“Family Zone provides parents that peace of mind that you can set bedtime, so that your child doesn’t have access to all those social media accounts that they are checking. It takes the struggle out of it for everyone.” Jordan Foster, Child Psychologist , ySafe and Family Zone Cyber Expert
What does Family Zone monitor/block?
Family Zone identifies and eliminates content deemed dangerous or inappropriate. It scans and monitors the following:
- Web categories – Family Zone’s filtering engine scours the internet identifying new threats and categorising websites. Each site is allocated one or more of 80 categories and cyber experts sort them into age-appropriate profiles.
- Social networks – Family Zone allows parents to control access through daily routines to a large number of social networks. These include Facebook, Instagram, Twitter, Tumblr, Kik Messenger, Pokemon Go and more.
- Search engines – By default Family Zone’s filtered networks impose safe search restrictions on Google & Bing. All other search engines are blocked for users under 18.
- YouTube – By default Family Zone’s filtered networks impose strict adult content restrictions on YouTube. This blocks all adult rated or unrated content.
- Blocking of ‘the dark web‘ – The so-called “dark web” is an encrypted network that exists between Tor servers and their clients and is often where the really nasty stuff hides. Family Zone identifies tor download attempts and blocks them.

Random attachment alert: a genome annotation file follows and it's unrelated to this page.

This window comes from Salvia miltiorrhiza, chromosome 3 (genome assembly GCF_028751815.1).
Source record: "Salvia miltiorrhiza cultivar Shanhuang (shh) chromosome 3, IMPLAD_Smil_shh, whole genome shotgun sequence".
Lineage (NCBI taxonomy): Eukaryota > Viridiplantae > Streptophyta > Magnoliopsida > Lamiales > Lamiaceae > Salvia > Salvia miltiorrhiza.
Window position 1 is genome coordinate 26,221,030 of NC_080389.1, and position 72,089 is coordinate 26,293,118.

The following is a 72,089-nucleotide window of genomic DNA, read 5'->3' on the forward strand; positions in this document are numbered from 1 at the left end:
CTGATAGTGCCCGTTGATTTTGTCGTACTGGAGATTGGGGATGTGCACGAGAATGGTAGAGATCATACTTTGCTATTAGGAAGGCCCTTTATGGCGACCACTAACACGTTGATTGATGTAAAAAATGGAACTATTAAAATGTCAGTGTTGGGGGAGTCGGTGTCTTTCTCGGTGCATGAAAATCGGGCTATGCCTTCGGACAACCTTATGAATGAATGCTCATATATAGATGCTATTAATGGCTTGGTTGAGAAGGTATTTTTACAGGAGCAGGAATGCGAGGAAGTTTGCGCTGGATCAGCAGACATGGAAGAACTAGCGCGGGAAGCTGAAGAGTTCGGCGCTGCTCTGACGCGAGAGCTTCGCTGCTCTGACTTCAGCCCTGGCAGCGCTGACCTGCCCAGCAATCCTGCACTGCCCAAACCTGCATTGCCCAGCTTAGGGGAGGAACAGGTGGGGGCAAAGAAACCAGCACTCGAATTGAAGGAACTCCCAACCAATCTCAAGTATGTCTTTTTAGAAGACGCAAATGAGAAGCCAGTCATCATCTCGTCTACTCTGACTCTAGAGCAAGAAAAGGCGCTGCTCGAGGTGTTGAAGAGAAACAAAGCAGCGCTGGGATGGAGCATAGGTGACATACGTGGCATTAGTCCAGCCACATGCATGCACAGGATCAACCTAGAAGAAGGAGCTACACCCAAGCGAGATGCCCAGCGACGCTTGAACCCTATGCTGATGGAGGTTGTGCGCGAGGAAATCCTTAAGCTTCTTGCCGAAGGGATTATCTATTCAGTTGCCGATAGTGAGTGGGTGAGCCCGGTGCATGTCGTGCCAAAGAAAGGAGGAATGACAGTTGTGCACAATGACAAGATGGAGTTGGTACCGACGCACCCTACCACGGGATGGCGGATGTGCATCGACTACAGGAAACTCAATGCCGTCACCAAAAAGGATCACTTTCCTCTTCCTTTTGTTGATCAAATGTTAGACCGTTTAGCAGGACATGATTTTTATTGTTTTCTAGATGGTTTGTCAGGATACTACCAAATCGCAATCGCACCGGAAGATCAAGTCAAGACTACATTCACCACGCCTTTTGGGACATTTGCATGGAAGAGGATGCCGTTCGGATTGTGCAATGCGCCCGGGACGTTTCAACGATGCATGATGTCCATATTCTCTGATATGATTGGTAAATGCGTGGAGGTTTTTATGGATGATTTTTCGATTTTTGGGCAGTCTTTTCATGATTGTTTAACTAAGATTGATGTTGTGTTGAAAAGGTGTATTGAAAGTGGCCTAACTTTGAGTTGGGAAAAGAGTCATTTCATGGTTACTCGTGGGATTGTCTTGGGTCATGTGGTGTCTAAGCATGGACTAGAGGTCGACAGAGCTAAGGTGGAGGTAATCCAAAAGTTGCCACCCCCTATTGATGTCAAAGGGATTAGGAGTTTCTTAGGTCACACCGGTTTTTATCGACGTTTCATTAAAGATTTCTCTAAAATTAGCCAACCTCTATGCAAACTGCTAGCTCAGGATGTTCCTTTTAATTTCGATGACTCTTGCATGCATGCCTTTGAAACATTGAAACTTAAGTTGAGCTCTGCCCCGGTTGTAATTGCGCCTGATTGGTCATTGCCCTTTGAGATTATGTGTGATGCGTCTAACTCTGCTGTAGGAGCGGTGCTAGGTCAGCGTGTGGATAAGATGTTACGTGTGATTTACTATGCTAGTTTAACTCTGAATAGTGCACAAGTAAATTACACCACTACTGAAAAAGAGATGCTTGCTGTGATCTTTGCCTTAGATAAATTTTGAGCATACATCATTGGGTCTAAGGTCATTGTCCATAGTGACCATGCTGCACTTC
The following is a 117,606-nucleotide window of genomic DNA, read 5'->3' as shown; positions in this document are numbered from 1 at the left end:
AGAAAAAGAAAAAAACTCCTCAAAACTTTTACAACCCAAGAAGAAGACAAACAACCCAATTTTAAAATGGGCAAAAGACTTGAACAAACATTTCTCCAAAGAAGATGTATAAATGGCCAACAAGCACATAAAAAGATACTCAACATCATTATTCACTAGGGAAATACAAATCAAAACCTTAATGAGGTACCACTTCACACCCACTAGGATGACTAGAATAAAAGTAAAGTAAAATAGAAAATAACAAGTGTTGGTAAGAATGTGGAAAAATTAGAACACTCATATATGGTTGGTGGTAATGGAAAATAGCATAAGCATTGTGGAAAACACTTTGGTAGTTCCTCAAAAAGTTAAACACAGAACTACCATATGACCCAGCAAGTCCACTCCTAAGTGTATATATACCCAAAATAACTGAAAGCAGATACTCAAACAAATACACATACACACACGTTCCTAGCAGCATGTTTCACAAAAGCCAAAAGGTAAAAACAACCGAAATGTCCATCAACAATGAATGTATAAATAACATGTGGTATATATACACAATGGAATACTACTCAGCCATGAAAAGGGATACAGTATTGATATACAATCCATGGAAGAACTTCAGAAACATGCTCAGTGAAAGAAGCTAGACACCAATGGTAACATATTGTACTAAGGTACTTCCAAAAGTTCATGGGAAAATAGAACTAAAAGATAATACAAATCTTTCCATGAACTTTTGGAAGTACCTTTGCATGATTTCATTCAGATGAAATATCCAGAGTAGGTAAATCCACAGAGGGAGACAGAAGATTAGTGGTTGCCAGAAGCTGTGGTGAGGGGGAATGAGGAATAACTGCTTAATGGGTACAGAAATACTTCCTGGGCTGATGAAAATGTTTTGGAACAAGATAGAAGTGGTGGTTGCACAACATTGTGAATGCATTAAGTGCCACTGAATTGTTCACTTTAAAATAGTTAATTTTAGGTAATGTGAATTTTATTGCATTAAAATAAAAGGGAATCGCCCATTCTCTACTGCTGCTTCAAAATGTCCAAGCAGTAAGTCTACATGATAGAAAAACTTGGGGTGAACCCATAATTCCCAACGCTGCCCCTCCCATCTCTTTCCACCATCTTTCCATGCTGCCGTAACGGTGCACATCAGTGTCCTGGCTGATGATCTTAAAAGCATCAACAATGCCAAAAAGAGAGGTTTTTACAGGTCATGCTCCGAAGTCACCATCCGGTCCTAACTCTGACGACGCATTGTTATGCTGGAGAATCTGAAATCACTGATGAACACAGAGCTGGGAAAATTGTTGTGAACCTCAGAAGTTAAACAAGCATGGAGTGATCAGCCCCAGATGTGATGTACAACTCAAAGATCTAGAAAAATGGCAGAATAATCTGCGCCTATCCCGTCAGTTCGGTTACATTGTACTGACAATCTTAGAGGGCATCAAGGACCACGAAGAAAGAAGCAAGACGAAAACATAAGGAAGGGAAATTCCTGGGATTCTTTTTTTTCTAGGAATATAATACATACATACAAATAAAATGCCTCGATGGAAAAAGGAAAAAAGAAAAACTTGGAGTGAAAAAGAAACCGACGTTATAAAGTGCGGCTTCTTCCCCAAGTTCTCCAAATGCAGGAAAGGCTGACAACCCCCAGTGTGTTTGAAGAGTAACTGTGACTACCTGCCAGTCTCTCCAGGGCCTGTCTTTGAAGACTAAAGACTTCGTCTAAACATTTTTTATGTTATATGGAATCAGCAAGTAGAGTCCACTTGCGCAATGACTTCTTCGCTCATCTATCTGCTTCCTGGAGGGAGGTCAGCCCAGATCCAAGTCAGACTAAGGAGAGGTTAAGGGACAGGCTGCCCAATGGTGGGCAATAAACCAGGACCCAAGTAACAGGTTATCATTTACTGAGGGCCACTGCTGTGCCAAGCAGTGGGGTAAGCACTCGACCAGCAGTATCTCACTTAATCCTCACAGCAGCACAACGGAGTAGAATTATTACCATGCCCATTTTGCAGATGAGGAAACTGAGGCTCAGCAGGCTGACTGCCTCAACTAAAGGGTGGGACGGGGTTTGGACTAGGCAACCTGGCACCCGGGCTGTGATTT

Want to give Family Zone a go? You can… FOR FREE! You can currently trial Family Zone for one month, free to see how it fits for your family.
The free trial allows parents to do the following:
- Block access and adult content
- Auto schedule screen time
- Restrict social media access
- Generate family usage reports & alerts
- Disable camera & in-app purchases
- Cyber expert advice
You also get access to six mobile zone apps to protect mobile devices, including phones and tablets, while your children are out and about.
Find out more about the trial and online safety for kids over at Family Zone.
This is a sponsored article for Family Zone